Now that I’ve purchased the full set, I’ve noticed the packaging for the line. It’s an odd design style. The HELLO line is a very friendly, with that hipster coffee-house style mix of hand printing and script. The embossed Lindt logo, on the other hand, is old-world elegance. The rest of the package is just an image of the product. In this case it’s a bowl of toffee bites and some pieces of toffee (I know, the photo makes it look like they might be pats of butter). Each of the packages for the HELLO Bites has a different metallic color on the top band. For the toffee, it’s bronze, for the mint it was green and for the pretzel line, it’s a light blue (which is consistent with the M&Ms Pretzel which is also blue).
The pieces a little on the small size, mostly the size of a garden pea. The milk chocolate is very light in appearance, like the Minty Bites, there’s no indication of the cacao content. The coating is very creamy, with no detectable waxy glaze to interrupt the immediately melty chocolate.
The chocolate to toffee ratio is very balanced, so there’s enough of both to give full flavor development and texture. The toffee is crispy and has a good crunch. There’s a hint of butter and a touch of salt with some good toasty flavors to balance it. The milk chocolate has a lot of dairy notes, but not so much of the dried milk flavors that I don’t care for in a lot of Swiss-style milk chocolates.
These are easy to munch but also such high quality that it’s fun to savor them as well ... the chocolate has a delightful melt and the consistency of the toffee is great if you’re a cruncher or a dissolver. The key here is that this is a simple item that can be done poorly with cheap ingredients and no attention to detail ... instead Lindt has delivered an excellent product and actually surpassed my expectations.
Thursday, September 3, 2015
I picked up the Pumpkin Spice Latte, though I admit I was a little confused about how different this was from the Pumpkin Spice Milk Chocolate M&Ms from 2013.
It’s always a little odd to pick up “seasonal” items when I live in Los Angeles. The package here shows the brown M&M all bundled up with steamy drink. It was 96 degrees in the shade when I got back to my car with the purchase (it’s also hot in a lot of other places around the country, it was still August when these hit the shelves).
The pieces are large, as all of the specialty flavors lately have turned out to be. They come in orange, cream and dark brown. (The earlier 2013 Pumpkin Spice were orange, green and dark brown.)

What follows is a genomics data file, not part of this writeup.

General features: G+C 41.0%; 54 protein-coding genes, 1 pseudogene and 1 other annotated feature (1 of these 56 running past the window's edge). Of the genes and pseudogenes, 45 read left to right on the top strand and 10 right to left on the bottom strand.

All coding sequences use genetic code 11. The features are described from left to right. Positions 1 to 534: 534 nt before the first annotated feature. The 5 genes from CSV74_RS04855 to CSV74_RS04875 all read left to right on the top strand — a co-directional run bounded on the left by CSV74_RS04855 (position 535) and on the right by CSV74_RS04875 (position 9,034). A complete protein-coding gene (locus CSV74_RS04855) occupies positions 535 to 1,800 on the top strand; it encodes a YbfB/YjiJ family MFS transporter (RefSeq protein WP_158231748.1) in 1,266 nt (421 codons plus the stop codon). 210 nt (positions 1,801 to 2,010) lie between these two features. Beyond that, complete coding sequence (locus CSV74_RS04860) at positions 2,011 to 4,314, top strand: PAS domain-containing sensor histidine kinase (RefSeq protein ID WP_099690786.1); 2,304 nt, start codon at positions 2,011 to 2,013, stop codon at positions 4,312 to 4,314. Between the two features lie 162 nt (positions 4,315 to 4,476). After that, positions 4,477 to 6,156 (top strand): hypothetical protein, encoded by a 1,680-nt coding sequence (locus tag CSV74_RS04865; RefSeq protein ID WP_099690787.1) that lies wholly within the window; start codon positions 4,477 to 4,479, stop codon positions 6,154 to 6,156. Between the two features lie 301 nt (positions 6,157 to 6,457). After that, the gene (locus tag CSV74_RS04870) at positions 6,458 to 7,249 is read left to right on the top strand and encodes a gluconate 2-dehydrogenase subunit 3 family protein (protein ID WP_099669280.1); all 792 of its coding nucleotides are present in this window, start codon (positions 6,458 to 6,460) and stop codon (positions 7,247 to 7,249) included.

The ingredients list no specifics about the flavors, there are no lists of spices and definitely no actual pumpkin or coffee. What I expected to be different about this variety is more of the latte beverage experience. So, I’m hoping for creamy milk notes, maybe some espresso and of course the spice mix known as pumpkin.
The flavor combination here is immediately cinnamon with a touch of coffee and chocolate. The spices are warm, but not very evenly balanced, it’s almost all cinnamon and not much in the way of nutmeg or ginger. The coffee notes keep it from being as sweet as some others, though it’s a little inconsistent. The chocolate itself is grainy and not terribly creamy. In general the chocolate quality on M&Ms is disappointing as a chocolate item, but fine as a candy.
I’m a little confused how this whole coffee craze can come about and there are no coffee M&Ms, but some how a beverage that includes coffee can actually get the M&M treatment.
Monday, August 31, 2015
Lindt has expanded their friendly HELLO line of chocolates with a handful of panned products. The Lindt Hello Minty Bites come in a stand up bag that holds 5.3 ounces. They’re pretty much the most expensive chocolates you can buy at Target, but also a very reliably good brand of chocolate.
I picked up mine on sale for $4 a bag, though they’re usually about $4.50. The package does a good job of vaguely describing the product: Dark Chocolate Covered Mint Cubes (natural flavor). But the description on the front, the propaganda on the back, and the images do noting to show what the product actually is. I assumed they were a fondant center, like Junior Mints or York Peppermint Patties. Instead, they are unique, which is a good thing to set them apart from other offerings, but also took a bit to get used to.
The dark chocolate coating is glossy and creamy and pretty thick. The chocolate is not very dark, there’s no percentage on the package and does have added milk fat and milk. The pieces are not completely spherical; they’re more oblate like M&Ms. The centers are like a jelly. They’re made from sugar, apple, pineapple fibers, sodium alginate, green tea extract, dicalcium phosphate, citric acid and natural mint. Can you imagine that? Yeah, it’s a little weird.
The center reminds me a little bit of the Brookside fruit pieces, but they’re a little grainy. The flavor is only lightly minty and rather authentically like mint leaves. But there’s a tangy component ... so the effect is like a mojito, a little citrusy and a little minty.
I don’t know what to think of them. I didn’t love the, but I had no trouble eating the package eventually. The chocolate is ridiculously smooth and creamy, but after eating Brach’s & M&Ms chocolates for so long, sometimes I forget that chocolate in these types of candies can actually be really good. Of the three varieties of Hello Bites, these are the only ones with a dark chocolate coating (the others are Toffee Bites and Pretzel Bites), which is what I usually prefer. If you’re the type of person who likes the Brookside Fruits or Trader Joe’s Powerberries, these might be something you’d like.
Lindt’s new Hello Bites line is made in the USA. Most other Lindt products (at least the ones that I’ve reviewed) are made in Germany. Though the front of the package says natural flavor, there are artificial flavors (vanillin) and other ingredients like sodium alginate and dicalcium phosphate - they’re not necessarily “artificial” but not necessarily ordinary.
Monday, August 24, 2015
The Hershey’s Dark Chocolate Caramels (and their Milk Chocolate siblings) are a rather pedestrian extension of the Hershey’s brand. They’re sold in either a pair of caramels in a single package or a stand up bag of something less than a half a pound. The price point makes you think that this is a premium product, I paid $4.29 for 7.2 ounces.